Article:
While the Western world may have been the innovators of Christmas the Japanese have adopted it wholeheartedly.
SV exterior Mr. Tempura and family walk past Christmas tree in street
MV Family walking past shops
CU window displays of books and cakes ( 3 shots )
MV family look at Father Christmas model
CU father Christmas model
MV family look at window display
GV exterior, Tamura's house
CU decorated Christmas tree ZOOM to SV family adding decorations.
SV all family round tree
CU christmas cards
MV Interviewer with Mr. Tamura, ZOOM to CU
CU ZOOM to MV inter viewer presents gift to mother
TRANSCRIPTS: SEQ. 15: INTERVIEWER: "As a Japanese living in London, why do you celebrate Christmas?"
MR. TAMURA: In London we have less chance to celebrate New Year, but in Japan we have celebrate the Christmas season especially after the war."
INTERVIEWER: "Since the war it has been becoming popular?"
MR. TAMURA: "More and more popular".
INTERVIEWER: "But the big festival in New Year".
MR. TAMURA: "Yes, New Year."
INTERVIEWER: " Of course, you yourself are not Christian. What is your religion?"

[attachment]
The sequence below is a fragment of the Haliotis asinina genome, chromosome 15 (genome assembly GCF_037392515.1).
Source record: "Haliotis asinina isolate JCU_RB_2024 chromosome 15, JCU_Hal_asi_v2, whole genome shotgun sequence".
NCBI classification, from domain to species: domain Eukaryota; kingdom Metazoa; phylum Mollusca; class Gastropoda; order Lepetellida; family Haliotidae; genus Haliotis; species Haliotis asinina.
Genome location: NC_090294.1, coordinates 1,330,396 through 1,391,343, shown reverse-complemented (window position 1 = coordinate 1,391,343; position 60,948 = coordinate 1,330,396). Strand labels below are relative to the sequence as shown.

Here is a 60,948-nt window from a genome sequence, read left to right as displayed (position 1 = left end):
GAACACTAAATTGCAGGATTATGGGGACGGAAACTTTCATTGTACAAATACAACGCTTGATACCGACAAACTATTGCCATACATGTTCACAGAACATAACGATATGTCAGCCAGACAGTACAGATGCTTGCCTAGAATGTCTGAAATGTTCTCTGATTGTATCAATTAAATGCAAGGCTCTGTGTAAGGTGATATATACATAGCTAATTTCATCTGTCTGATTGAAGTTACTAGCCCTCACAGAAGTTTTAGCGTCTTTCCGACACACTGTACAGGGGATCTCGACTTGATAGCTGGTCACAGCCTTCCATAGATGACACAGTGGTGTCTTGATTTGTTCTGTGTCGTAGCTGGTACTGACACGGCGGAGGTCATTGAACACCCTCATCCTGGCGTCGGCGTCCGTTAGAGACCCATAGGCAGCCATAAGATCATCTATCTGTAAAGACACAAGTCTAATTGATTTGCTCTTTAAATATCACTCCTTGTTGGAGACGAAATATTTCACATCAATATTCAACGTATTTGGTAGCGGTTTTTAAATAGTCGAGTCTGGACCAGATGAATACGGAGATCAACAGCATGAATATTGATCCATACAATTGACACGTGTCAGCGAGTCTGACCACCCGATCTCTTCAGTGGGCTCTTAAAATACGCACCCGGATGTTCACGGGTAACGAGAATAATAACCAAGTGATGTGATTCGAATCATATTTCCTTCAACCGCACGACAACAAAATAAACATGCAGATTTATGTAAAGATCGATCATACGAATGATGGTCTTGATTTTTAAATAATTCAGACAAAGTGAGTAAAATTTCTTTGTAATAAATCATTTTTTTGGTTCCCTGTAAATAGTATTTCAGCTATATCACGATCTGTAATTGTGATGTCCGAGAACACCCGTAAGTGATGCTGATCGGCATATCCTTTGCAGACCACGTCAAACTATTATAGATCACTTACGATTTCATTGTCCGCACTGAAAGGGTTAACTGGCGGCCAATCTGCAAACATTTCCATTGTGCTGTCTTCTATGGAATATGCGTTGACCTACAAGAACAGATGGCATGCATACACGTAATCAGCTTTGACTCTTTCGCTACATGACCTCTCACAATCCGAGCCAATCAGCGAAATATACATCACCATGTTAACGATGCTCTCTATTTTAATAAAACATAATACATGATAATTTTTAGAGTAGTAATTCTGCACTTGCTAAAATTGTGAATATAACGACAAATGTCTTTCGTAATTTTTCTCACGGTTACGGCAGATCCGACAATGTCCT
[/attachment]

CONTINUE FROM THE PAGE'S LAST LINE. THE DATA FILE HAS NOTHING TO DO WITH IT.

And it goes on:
MR. TAMURA: " Very sorry, but we are Buddhists."
INTERVIEWER: " Buddhists, I see. And I suppose the children enjoy it, do they? Do they get lots of presents?"
MR. TAMURA: " Yes, they have a lot of presents in Christmas season and New Year also. So the season is, for children, the best season in the year, I think."
SEQ. 16: INTERVIEWER: "Happy Christmas!"
MRS. TAMURA: " Arrigato, Christmas Omedetoo!" (Thank you, Happy Christmas)."
Initials JMR/JF/PS/1420 JMR/JF/PS/1457
Script is copyright Reuters Limited. All rights reserved
Background: While the Western world may have been the innovators of Christmas the Japanese have adopted it wholeheartedly. In London the Tamura family are celebrating it in the age-old way with a Christmas tree, cards, presents for the children and the traditional meals of turkey and plum pudding interspersed with Japanese dishes.
Mr. Rishichi Tamura is Communications Manager in London for Japan Air Lines. He lives with his wife Keiko and their seven-year old daughter Reiko and their son Satoshi, aged five, in a pleasant London suburb, near Richmond Park.
They have been in London for two years and like most of their 8,000 countrymen in Britain they are enjoying Christmas as an additional festival.
St. Francis Xavier took Christianity to Japan more than 400 years ago but less than one per cent of the population embrace the Christian faith today. Mr. Tamura favours Buddhism but is happy to take part in Christmas, which he says is a great time for the children.
Later the interviewer presented a small Christmas gift to Mrs. Tamura.